All Standards Articles

Work platform standards advance for design and safe use
The movement towards standards for safe design and use of mast climbing work platforms seems to be accelerating, as well as benefiting from the industry's international orientation and history. Access International reports.
Mandatory training
In light of the recent high incidence of crane-related accidents across the US, construction contractor Flintco, Inc. has a mandatory training programme for all its employees serving as signal persons and riggers
NASC says "whistle blow" on bad practice
The UK's National Access & Scaffolding Confederation (NASC) is encouraging its members to anonymously "whistle blow" on principal contractors who continue to opt for non-regulated scaffolding companies.
HSE reports on Liverpool tower crane collapse
The UK's Health and Safety Executive (HSE) has reported on the 2007 Liverpool tower crane accident and written to crane rental and supply companies in Great Britain about it
Training vs familiarization
In an industry where trained aerial platform operators are a must, a 1999 ANSI standard on familiarization is making head waves
US gets safety guidelines for mast climbers
Safe use guidelines for users of MCWPs (mast climbing work platforms) in the US have been prepared by IPAF and Kevin O'Shea of Mastclimbers LLC with input from a number of interested organisations.
OSHA would welcome US mast climber standard
OSHA, the US government health and safety body, has advised the US mast climbing industry to develop its own standard for the design and use of mast climbing work platforms.
Key to US growth
Kevin O'Shea, who leads the training activities of Mastclimbers LLC in Atlanta, Georgia, US, draws parallels in the US mast climbing market to that of the UK 10 to 12 years ago. "We have a weak design standard coupled with weak regulation for implementation. Unregulated use is dangerous," he tells AI.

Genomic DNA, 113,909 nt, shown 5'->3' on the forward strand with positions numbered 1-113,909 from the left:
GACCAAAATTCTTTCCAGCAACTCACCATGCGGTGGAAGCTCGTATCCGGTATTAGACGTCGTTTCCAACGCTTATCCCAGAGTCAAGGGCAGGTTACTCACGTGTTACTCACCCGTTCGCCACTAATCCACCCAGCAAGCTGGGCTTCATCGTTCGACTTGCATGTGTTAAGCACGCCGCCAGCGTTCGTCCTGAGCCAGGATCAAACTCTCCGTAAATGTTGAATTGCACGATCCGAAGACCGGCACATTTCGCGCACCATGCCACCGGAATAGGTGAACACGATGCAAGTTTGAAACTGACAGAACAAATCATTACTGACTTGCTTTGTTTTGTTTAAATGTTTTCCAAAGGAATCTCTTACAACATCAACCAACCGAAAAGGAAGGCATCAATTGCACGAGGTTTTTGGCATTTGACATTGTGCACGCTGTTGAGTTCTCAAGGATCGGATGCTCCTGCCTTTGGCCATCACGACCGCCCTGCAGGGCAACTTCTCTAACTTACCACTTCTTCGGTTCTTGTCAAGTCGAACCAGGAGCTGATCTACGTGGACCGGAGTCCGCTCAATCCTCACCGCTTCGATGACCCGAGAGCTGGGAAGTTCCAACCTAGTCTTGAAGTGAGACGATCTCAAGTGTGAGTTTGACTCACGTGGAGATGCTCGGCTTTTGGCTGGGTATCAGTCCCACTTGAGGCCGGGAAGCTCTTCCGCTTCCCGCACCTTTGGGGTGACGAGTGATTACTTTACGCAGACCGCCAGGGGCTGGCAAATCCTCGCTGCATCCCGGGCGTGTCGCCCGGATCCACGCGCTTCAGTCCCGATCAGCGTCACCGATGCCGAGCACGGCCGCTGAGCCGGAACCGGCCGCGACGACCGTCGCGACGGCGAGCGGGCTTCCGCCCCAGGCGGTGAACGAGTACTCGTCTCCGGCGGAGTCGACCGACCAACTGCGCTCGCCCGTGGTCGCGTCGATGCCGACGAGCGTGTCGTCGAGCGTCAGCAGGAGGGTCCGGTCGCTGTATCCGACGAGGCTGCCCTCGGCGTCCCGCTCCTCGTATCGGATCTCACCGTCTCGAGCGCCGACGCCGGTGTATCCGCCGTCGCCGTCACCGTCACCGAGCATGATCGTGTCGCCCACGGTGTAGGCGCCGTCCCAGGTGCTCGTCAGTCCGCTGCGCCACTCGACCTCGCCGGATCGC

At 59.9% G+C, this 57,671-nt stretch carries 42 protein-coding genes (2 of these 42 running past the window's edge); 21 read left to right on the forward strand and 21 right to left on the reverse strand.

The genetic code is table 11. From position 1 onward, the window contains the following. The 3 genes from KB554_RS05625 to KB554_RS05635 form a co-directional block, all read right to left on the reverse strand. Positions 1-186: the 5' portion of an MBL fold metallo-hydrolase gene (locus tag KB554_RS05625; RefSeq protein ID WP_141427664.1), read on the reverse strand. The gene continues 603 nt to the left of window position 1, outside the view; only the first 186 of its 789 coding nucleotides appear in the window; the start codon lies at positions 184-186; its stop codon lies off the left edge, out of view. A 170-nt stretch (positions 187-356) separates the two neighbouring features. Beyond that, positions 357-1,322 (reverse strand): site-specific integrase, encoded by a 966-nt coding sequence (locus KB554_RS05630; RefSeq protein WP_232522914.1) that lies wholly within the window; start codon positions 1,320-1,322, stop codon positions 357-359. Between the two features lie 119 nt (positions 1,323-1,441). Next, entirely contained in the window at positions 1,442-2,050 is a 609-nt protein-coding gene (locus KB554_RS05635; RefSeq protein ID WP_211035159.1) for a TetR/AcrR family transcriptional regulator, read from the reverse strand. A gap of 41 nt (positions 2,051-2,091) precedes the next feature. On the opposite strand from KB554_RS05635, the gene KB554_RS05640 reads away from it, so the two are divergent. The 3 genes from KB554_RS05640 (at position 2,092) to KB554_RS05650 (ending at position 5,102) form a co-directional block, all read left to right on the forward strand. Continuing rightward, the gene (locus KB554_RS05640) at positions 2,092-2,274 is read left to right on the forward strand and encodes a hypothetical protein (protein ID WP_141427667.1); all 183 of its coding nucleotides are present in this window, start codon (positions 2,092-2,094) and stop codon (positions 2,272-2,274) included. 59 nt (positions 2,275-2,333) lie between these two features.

IPAF concerned that Balfour Beatty has misinterpreted trapping accident statement.
Having participated in a working group which focused on trapping accidents, Balfour Beatty has issued a document about the procurement and operation of MEWPs (mobile elevated work platforms) which IPAF (International Federation of Powered Access) feels is misleading.
Quake puts spotlight on building code compliance
Concerns are being raised that building codes are not being followed in China, following Monday’s devastating earthquake in Sichuan Province. The number of buildings that collapsed, particularly schools, has raised the question of whether they were built to withstand earthquakes, as specified in building codes.
The ticking clock of conformity
The next few years will see a significant impact of regulatory requirements on access equipment. Tim Watson, Technical Director at Powered Access Certification Ltd, explains the impact on manufacturers.
Here today, gone tomorrow
Is the access industry doing enough to attract the talented engineers it needs to sustain competitive advantage? Paul Adorian managing director of Powered Access Certification Ltd (PAC) challenges the market to invest in the future.
One of the biggest challenges for the European Rental Association (ERA) is to represent the industry in Brussels, having a positive influence on new European Union regulations and legislation that will have an impact on the rental sector. What has the association been doing?
Crunch time
New waste management and recycling regulations in Europe will force contractors to take a new approach to managing waste materials on sites, and provide rental companies with a new opportunity, as Marcus Clay, managing director of Digbits, explains.
Brazil beckons
If you want to know where the big potential access markets are, you could do worse than follow RIWAL. The Netherlands companyis targeting Brazil and at the vanguard of its new enterprise in Curitiba, is Jim Röest, newly arrived from his previous base in Europe.
Mixing it up
Mixing scaffold components is an age–old issue, and becoming more so with the increasing influx of cheaper products from Asia. Patrick Hill talks to scaffold manufacturers and users in Europe and North America about the dangers of mixing.
Bribe admission
A former executive with US pipeline contractor Willbros Group has pleaded guilty to charges of corruption. Jason Steph admitted to a court in Texas, US that he was involved in paying bribes of more than US$ 6 million to help win work in Nigeria.
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